Given that he’s a seasonal resident in the Cape Cod beach town, John Waters has been a fixture at the Provincetown International Film Festival ever since it launched in 1999. But at this year’s edition of the event, Waters wasn’t just on hand to show face and moderate the annual Filmmaker on the Edge Award discussion (this year’s recipient was David Cronenberg) as he does every year. He was also there to promote his latest new book, "Carsick: John Waters Hitchhikes Across America."
The book, out now, finds the cult icon hitchhiking across America from his hometown of Baltimore to San Francisco, with a credit card and a cardboard sign. Waters divided the book into three sections. In the first, he imagines the best that could happen on his journey. In the second, he dreams up the worst. And in the final section, he reveals what actually went down.
Indiewire caught up with Waters in Provincetown to discuss the crazy journey.
I’m a bit slow. It wasn’t until a few chapters in that I realized what I reading was fiction.
It says two novellas quite obviously in the prologue.
I’m a very attentive reader.
You’re not the first person to say that. But then after a while if you believe it, you’re really gullible.
When the magical anus made an appearance, I knew.
Yeah. Even before then [laughs].
What inspired the structure?
I thought hitchhiking was about fantasy. It’s about danger. So I thought that imagining before I went. Everyone would say, “What do you think it will be like?” And I had no idea. So I had to write that before I left. I wanted to get all my fears out. I also loved writing the fiction. It was like writing a movie in a way. All of these characters would fit into my movies.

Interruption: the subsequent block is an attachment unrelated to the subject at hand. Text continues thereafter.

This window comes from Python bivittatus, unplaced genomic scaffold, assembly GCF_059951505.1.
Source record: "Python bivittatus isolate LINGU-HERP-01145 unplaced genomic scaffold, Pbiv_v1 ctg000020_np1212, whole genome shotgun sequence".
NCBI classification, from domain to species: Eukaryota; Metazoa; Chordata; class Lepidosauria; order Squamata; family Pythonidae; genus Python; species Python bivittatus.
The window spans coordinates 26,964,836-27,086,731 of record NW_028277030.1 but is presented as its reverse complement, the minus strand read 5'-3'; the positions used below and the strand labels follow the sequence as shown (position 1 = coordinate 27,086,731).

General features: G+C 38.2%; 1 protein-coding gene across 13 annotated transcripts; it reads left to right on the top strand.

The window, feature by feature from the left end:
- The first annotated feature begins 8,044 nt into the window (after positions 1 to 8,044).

So it was the form I always knew I was going to do. I could have never written the sections if I had come home from the trp and done it. I had to write it first. If I had done the trip and come back and written it, I couldn’t have done it because it would have been so colored by the tedium of what really took place.
Did it terrify you to dream up the worst that could happen scenarios before embarking on the real deal?
No, it made me less scared to do it, because I didn’t think it could be that bad! I couldn’t have that bad of luck. Every single ride was a horror, you know. So I think it made it less scary for me in a way.
Was it a hoot to write the fictional parts?
Books are never fun. Fun is drinking on Friday night when you’ve written all week. If it’s fun, it’s bad.
But the scenarios are so wild! Did you crack yourself up?
It’s satisfying work, but it’s work. Fun is when you’re off work celebrating the fruits of your work – to me. I enjoy my work, but fun sounds… you’re a writer! You know that’s too frivolous a word for how you have to discipline yourself to do it everyday. To write a book…it took three years! I wanted to write for the fun of others.
How did you go about disciplining yourself to pen this thing? Judging by what you say in the book, you’re doing just fine financially.
I’m disciplined. I’m overly disciplined. I write every day, five days a week in the morning I write something. That’s how I make my living. I’m writing new speeches, journalism, books or something. Every morning, Monday to Friday, eight to 12. And in the afternoon I do my business. Everybody knows I don’t take any phone calls in the morning. I’ve been doing that for three years. That’s just the way it works. Some people write at night. I get dumber as the day goes on. I have to get up early.